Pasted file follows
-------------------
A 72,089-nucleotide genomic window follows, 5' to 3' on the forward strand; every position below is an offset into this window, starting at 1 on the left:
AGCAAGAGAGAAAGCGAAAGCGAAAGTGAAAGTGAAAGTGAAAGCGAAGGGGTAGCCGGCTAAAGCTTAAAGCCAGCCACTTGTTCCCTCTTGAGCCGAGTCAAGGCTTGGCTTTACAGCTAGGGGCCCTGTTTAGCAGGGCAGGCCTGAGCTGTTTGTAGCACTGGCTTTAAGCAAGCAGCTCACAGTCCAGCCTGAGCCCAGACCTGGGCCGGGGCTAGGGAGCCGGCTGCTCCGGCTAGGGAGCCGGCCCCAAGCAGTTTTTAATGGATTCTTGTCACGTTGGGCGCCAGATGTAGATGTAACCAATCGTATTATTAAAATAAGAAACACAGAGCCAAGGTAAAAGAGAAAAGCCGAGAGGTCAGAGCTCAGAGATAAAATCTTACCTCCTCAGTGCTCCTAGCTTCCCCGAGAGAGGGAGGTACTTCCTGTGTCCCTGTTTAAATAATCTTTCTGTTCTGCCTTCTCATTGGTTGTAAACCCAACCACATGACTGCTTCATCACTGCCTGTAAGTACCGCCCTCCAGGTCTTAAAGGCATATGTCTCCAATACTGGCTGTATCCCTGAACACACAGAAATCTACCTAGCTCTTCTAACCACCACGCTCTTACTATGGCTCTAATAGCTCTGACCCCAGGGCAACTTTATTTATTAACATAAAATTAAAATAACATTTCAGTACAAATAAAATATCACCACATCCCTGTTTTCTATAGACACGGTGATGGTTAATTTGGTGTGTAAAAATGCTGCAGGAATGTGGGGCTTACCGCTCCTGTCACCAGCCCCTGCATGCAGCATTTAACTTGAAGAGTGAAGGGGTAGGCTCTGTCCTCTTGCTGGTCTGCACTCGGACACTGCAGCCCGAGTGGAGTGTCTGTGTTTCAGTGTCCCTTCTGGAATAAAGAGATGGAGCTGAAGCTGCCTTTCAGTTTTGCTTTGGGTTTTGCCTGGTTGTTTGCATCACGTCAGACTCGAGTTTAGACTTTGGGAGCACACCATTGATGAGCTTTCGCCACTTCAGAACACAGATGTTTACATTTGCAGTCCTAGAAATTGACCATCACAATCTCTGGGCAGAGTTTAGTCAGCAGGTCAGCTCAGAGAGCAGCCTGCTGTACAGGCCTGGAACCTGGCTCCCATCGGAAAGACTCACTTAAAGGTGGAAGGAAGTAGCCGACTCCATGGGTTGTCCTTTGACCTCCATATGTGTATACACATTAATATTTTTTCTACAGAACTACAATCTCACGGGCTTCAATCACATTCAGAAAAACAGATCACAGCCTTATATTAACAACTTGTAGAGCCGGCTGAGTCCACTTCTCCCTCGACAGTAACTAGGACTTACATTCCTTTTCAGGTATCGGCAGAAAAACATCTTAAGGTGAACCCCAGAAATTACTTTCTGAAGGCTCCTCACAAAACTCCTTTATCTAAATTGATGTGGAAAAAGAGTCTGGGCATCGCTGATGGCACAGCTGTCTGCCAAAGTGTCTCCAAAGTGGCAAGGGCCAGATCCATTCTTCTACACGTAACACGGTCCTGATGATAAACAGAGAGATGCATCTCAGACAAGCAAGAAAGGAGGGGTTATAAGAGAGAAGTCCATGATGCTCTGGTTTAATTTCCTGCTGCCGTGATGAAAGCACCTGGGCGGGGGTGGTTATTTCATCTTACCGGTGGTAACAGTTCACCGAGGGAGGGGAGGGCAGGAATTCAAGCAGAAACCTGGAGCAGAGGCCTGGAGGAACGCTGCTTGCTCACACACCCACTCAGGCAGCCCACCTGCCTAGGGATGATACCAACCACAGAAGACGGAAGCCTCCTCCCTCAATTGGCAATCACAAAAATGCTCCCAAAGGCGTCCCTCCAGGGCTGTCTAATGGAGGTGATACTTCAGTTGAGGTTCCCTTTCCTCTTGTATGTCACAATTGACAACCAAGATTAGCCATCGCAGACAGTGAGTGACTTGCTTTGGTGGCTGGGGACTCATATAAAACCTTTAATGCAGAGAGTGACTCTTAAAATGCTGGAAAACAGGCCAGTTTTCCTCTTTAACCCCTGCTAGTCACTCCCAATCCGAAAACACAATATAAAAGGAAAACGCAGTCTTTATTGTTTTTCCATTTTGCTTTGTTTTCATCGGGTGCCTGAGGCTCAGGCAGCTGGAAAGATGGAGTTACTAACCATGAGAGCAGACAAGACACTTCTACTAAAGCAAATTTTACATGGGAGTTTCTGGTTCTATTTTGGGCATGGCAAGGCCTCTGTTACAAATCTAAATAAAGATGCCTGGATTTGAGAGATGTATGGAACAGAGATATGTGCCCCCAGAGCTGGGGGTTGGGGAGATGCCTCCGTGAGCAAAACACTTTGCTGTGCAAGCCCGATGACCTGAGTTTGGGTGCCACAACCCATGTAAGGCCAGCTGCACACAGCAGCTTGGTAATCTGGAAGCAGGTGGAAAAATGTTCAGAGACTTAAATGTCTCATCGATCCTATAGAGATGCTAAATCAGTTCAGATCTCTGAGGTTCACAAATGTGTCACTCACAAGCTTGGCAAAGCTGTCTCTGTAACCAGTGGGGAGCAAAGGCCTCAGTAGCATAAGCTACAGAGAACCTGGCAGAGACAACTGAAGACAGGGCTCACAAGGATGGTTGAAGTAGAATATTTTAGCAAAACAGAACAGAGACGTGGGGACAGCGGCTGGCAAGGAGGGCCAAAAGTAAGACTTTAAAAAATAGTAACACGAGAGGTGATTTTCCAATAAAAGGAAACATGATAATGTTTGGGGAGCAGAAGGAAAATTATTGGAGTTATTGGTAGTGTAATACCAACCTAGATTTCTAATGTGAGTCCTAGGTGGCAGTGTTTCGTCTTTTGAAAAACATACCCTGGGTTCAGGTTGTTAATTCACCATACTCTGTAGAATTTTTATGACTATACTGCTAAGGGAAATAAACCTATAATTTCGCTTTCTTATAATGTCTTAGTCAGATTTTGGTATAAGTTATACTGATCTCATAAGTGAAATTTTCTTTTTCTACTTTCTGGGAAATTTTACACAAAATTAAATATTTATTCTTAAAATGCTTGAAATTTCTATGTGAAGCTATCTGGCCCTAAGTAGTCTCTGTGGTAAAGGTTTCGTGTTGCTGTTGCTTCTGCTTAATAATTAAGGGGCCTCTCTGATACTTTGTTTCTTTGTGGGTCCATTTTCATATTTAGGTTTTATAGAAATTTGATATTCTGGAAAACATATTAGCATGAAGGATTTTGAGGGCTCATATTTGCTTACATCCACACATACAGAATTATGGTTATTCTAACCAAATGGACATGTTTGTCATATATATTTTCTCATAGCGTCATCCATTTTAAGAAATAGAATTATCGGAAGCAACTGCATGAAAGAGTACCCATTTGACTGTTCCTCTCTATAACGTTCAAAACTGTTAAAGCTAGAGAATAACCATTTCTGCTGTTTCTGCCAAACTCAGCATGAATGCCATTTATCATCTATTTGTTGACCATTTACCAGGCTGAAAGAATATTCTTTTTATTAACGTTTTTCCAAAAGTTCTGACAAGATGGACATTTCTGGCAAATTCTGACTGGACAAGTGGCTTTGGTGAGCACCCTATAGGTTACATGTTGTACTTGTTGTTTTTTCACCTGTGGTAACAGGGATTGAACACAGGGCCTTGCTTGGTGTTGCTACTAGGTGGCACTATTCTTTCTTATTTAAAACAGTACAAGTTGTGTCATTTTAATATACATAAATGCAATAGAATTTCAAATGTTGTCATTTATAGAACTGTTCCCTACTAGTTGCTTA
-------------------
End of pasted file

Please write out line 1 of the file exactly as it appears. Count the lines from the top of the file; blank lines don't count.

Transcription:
A 72,089-nucleotide genomic window follows, 5' to 3' on the forward strand; every position below is an offset into this window, starting at 1 on the left: